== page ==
California regulators vote unanimously to close state's last nuclear plant
Posted January 11, 2018 8:01 p.m. EST
Byline: By David R. Baker
California's last nuclear power plant -- Diablo Canyon, whose contentious birth helped shape the modern environmental movement -- will close in 2025, state utility regulators decided Thursday.
The unanimous vote by the California Public Utilities Commission will likely bring an end to nuclear energy's long history in the state. State law forbids building more nuclear plants in California until the federal government creates a long-term solution for dealing with their waste, a goal that remains elusive despite decades of effort.
The decision comes even as California ramps up its fight against global warming. Owned by Pacific Gas and Electric Co., Diablo Canyon is the state's largest power plant, supplying 9 percent of California's electricity while producing no greenhouse gases.
``With this decision, we chart a new energy future by phasing out nuclear power here in California,'' said commission President Michael Picker. ``We've looked hard at all the arguments, and we agree the time has come.''
Diablo Canyon's planned shut-down is the latest blow to America's nuclear power industry, beset by plant closures and the cancellation of proposed reactors.
It will also hit San Luis Obispo County hard.
With 1,500 employees, many of them highly skilled, Diablo Canyon is the county's fourth-largest employer, pumping an estimated $1 billion per year into the local economy. PG&E had proposed spending $85 million in the surrounding communities over the next seven years to help wean them off the loss of tax revenue. But the commission rejected that idea, saying it would require action by the state Legislature.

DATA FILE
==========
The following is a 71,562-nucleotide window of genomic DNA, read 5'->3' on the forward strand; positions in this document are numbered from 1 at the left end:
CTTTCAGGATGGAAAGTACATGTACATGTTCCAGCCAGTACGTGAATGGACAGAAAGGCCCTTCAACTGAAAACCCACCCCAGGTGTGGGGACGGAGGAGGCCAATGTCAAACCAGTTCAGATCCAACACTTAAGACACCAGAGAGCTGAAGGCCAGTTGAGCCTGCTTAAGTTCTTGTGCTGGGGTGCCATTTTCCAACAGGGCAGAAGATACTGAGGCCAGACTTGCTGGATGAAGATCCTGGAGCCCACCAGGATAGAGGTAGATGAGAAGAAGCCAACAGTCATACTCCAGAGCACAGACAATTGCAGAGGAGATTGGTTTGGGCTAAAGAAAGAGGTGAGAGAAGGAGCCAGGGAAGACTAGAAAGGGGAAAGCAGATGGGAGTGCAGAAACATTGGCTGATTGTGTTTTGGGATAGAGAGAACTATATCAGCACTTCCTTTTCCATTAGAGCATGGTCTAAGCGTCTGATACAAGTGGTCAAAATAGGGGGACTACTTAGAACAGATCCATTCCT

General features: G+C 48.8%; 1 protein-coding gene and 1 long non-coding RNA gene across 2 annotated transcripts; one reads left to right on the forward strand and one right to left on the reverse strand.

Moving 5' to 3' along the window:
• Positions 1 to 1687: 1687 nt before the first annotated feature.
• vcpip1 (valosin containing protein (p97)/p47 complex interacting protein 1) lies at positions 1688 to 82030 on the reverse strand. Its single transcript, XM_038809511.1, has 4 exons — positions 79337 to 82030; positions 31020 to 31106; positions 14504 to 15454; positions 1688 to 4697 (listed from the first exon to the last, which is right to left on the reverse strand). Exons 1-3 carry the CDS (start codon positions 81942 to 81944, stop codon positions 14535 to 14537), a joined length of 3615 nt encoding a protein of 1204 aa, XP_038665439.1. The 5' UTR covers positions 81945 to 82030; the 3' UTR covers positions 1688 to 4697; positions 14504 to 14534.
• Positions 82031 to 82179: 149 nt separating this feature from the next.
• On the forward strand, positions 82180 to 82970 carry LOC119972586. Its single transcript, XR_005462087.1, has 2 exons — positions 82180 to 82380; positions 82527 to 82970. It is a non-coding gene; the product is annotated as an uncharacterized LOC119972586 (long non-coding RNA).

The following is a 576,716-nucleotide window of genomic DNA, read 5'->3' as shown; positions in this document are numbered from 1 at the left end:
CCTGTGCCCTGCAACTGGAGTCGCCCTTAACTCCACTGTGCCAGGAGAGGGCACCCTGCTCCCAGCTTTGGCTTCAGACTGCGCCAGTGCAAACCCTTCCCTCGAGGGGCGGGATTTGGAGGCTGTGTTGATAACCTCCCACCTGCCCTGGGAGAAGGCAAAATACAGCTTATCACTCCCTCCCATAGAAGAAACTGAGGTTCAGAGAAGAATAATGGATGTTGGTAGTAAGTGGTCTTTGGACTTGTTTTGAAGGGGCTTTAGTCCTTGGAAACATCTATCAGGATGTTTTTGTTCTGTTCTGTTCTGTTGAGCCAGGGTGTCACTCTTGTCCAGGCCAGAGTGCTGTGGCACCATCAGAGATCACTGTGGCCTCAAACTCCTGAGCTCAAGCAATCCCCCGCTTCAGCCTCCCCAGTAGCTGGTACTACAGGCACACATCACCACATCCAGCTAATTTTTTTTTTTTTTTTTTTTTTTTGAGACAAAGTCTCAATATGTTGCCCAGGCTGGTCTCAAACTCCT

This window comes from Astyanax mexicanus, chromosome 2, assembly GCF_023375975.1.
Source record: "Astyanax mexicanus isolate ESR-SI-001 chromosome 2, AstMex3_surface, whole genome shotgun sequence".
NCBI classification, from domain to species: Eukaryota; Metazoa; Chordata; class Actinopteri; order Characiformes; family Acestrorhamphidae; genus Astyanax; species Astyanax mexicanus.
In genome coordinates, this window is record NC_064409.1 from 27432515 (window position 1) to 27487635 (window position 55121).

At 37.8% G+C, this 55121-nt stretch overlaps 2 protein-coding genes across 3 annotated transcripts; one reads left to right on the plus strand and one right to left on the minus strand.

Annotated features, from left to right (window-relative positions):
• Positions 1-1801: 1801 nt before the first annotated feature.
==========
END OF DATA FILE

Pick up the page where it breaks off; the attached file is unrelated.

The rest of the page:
``These are great jobs,'' said Wade Horton, the county's chief administrative officer. ``We're very concerned.''
PG&E will, however, be able to shift onto its customers $241.2 million in costs related to shutting down the plant, including retaining its staff. That equals roughly $45 per PG&E customer, but many factors could affect whether some or all of that amount appears on bills. The company, based in San Francisco, did not have an estimate Thursday for the potential impact on ratepayers.
PG&E opened Diablo Canyon in 1985 on a coastal bluff near San Luis Obispo despite fierce opposition from environmentalists convinced that the plant's proximity to fault lines-- one of them just 650 yards away -- posed a lethal risk. Waves of demonstrations, including one addressed by a young Gov. Jerry Brown, failed to block the plant.
Three decades later, radical changes in California's electricity market, including the rapid rise of renewable power, threaten to make the plant uneconomical to run. PG&E in 2016 reached an agreement with environmental groups and labor unions to retire Diablo Canyon when its two federal operating licenses expire in 2024 and 2025 and replace its output with renewable power and energy efficiency measures.
While the utilities commission agreed with the larger goal of closing the plant, it jettisoned much of the agreement hammered out among PG&E and its negotiating partners.